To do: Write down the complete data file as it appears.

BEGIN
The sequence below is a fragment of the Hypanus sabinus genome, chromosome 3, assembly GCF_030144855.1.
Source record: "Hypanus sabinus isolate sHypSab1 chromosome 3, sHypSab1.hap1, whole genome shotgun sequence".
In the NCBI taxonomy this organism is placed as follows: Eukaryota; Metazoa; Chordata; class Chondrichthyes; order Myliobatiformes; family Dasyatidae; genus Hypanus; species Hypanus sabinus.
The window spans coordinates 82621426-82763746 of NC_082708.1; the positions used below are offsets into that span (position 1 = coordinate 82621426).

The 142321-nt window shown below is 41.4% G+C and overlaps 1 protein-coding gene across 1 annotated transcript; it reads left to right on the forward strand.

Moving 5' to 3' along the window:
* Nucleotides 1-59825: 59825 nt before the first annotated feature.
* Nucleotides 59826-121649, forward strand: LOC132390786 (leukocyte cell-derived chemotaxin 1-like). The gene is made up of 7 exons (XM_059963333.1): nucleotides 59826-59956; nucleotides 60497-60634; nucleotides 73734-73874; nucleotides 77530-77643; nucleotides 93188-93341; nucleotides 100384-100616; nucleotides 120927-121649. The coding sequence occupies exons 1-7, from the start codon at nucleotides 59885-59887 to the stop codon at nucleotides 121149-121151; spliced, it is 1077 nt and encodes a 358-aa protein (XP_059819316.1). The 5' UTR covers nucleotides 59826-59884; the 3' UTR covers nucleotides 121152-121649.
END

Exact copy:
The sequence below is a fragment of the Hypanus sabinus genome, chromosome 3, assembly GCF_030144855.1.
Source record: "Hypanus sabinus isolate sHypSab1 chromosome 3, sHypSab1.hap1, whole genome shotgun sequence".
In the NCBI taxonomy this organism is placed as follows: Eukaryota; Metazoa; Chordata; class Chondrichthyes; order Myliobatiformes; family Dasyatidae; genus Hypanus; species Hypanus sabinus.
The window spans coordinates 82621426-82763746 of NC_082708.1; the positions used below are offsets into that span (position 1 = coordinate 82621426).

The 142321-nt window shown below is 41.4% G+C and overlaps 1 protein-coding gene across 1 annotated transcript; it reads left to right on the forward strand.

Moving 5' to 3' along the window:
* Nucleotides 1-59825: 59825 nt before the first annotated feature.
* Nucleotides 59826-121649, forward strand: LOC132390786 (leukocyte cell-derived chemotaxin 1-like). The gene is made up of 7 exons (XM_059963333.1): nucleotides 59826-59956; nucleotides 60497-60634; nucleotides 73734-73874; nucleotides 77530-77643; nucleotides 93188-93341; nucleotides 100384-100616; nucleotides 120927-121649. The coding sequence occupies exons 1-7, from the start codon at nucleotides 59885-59887 to the stop codon at nucleotides 121149-121151; spliced, it is 1077 nt and encodes a 358-aa protein (XP_059819316.1). The 5' UTR covers nucleotides 59826-59884; the 3' UTR covers nucleotides 121152-121649.